Existing-home sales stand pat in August
Existing-home sales remained unchanged during August, snapping a four-month streak of stumbling sales.
Total existing-home sales stayed at a seasonally adjusted rate of 5.34 million in August, according to the National Association of Realtors. Sales are currently down 1.5 percent from a year ago.
Housing inventory is crawling to sustainable levels, but still fails to meet widespread demand across the country. Inventory remained unchanged from July at 1.92 million existing home sales available for sale. Unsold inventory was at a 4.3-monthly supply at the current sales pace and properties typically stayed on the market for 29 days in August. Fifty-two percent of homes sold last month were on the market for less than a month.
“While inventory continues to show modest year over year gains, it is still far from a healthy level and new home construction is not keeping up to satisfy demand,” said NAR chief economist Lawrence Yun. “Homes continue to fly off the shelves with a majority of properties selling within a month, indicating that more inventory – especially moderately priced, entry-level homes – would propel sales.”
Plenty of interested buyers continue to be priced out of the competitive market. The median existing-home price in August was $264,800, up 4.6 percent from last year. It was the 78th straight month of year-over-year gains in home prices.
Mortgage rates also saw a slight uptick in August. The average commitment rate for a 30-year, conventional, fixed-rate mortgage increased to 4.55 percent in August from 4.53 percent in July, according to Freddie Mac.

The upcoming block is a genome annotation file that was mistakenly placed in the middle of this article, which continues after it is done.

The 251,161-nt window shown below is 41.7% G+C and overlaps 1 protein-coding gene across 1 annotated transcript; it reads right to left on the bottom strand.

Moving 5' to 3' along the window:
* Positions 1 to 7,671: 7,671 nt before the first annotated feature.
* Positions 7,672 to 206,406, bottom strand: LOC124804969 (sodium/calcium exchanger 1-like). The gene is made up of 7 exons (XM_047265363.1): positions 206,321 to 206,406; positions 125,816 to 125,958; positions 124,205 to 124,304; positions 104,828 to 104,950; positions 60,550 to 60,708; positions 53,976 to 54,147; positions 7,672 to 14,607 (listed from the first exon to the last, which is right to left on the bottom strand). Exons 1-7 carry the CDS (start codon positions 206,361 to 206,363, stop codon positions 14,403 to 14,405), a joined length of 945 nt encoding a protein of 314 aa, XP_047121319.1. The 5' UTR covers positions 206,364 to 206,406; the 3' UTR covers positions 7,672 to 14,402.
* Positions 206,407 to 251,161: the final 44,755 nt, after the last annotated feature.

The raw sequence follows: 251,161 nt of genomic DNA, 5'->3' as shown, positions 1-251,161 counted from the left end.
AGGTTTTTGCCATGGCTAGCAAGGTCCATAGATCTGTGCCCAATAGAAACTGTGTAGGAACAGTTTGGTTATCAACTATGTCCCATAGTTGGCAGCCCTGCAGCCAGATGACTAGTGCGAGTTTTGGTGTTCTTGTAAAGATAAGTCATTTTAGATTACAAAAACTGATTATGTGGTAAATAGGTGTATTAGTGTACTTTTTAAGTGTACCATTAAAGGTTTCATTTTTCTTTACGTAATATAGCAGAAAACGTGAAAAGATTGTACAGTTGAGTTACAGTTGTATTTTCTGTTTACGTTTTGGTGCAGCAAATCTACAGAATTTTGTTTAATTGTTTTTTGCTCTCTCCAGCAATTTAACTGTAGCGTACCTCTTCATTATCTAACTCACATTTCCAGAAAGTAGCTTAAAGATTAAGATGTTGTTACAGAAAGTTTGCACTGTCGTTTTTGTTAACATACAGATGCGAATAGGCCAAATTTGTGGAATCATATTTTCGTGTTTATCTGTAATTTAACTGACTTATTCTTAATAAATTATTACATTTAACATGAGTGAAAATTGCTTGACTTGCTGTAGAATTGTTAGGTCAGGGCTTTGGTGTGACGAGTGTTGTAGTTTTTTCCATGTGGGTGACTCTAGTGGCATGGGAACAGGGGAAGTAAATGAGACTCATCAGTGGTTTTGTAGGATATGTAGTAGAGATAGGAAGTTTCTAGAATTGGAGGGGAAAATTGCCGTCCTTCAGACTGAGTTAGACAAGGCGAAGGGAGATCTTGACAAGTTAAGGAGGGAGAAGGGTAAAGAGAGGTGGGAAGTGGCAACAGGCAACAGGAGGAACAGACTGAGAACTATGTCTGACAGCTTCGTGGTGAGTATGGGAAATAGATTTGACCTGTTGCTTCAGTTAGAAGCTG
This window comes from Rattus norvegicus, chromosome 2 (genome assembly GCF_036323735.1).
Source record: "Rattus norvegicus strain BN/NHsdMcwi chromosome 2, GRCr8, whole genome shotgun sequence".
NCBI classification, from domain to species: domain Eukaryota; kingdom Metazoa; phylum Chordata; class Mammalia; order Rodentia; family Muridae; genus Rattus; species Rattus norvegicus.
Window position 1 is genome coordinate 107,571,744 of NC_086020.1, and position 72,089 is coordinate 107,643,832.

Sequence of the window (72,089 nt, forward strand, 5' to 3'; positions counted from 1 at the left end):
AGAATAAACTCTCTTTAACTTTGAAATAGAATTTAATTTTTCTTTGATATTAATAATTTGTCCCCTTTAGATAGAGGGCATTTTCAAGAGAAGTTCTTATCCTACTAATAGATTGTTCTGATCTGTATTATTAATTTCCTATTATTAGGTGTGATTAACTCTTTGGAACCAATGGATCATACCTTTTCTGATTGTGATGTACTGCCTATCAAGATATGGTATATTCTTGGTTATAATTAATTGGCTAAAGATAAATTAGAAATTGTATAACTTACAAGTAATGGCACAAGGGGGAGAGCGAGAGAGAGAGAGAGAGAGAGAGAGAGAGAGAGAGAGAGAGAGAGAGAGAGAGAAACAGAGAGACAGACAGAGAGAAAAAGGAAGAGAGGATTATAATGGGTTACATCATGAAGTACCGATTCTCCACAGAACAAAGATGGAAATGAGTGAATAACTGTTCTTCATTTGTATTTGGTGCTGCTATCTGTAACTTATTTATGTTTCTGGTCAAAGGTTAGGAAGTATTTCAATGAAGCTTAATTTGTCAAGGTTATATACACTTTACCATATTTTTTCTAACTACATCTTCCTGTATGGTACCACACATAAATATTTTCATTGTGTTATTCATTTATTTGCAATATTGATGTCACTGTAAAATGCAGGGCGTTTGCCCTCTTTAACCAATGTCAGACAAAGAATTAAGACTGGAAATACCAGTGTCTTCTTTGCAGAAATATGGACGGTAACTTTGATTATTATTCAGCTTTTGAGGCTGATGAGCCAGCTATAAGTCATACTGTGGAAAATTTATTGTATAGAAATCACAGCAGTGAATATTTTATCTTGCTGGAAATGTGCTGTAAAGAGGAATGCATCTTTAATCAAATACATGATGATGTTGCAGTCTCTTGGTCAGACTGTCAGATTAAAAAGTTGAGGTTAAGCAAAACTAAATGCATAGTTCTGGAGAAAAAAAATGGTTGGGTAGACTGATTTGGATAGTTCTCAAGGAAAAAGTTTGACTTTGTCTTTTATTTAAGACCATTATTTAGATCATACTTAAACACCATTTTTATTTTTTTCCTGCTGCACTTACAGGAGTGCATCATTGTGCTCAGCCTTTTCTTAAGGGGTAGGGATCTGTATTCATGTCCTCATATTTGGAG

Low inventory, high prices and increasing mortgage rates are taking its toll on first-time home buyers. In August, first-time buyers represented only 31 percent of sales, which was down from 32 percent in July.
“Rising interest rates along with high home prices and lack of inventory continues to push entry-level and first-time home buyers out of the market,” said Yun. “Realtors® continue to report that the demand is there – that current renters want to become homeowners – but there simply are not enough properties available in their price range.”
The Northeast bounced back from a sluggish July, as existing-home sales increased by 7.6 percent. The median price in the Northeast increased by 2.6 percent from last year to $292,800.
Sales increased in the Midwest by 2.4 percent last month. The median price rose by 3.4 percent from last year to $208,500.
In the South, existing-home sales decreased by 0.4 percent, while the median price increased to $227,900.
Existing-home sales dropped by 5.9 percent in the West and the median price was the highest among all four regions at $392,900 last month.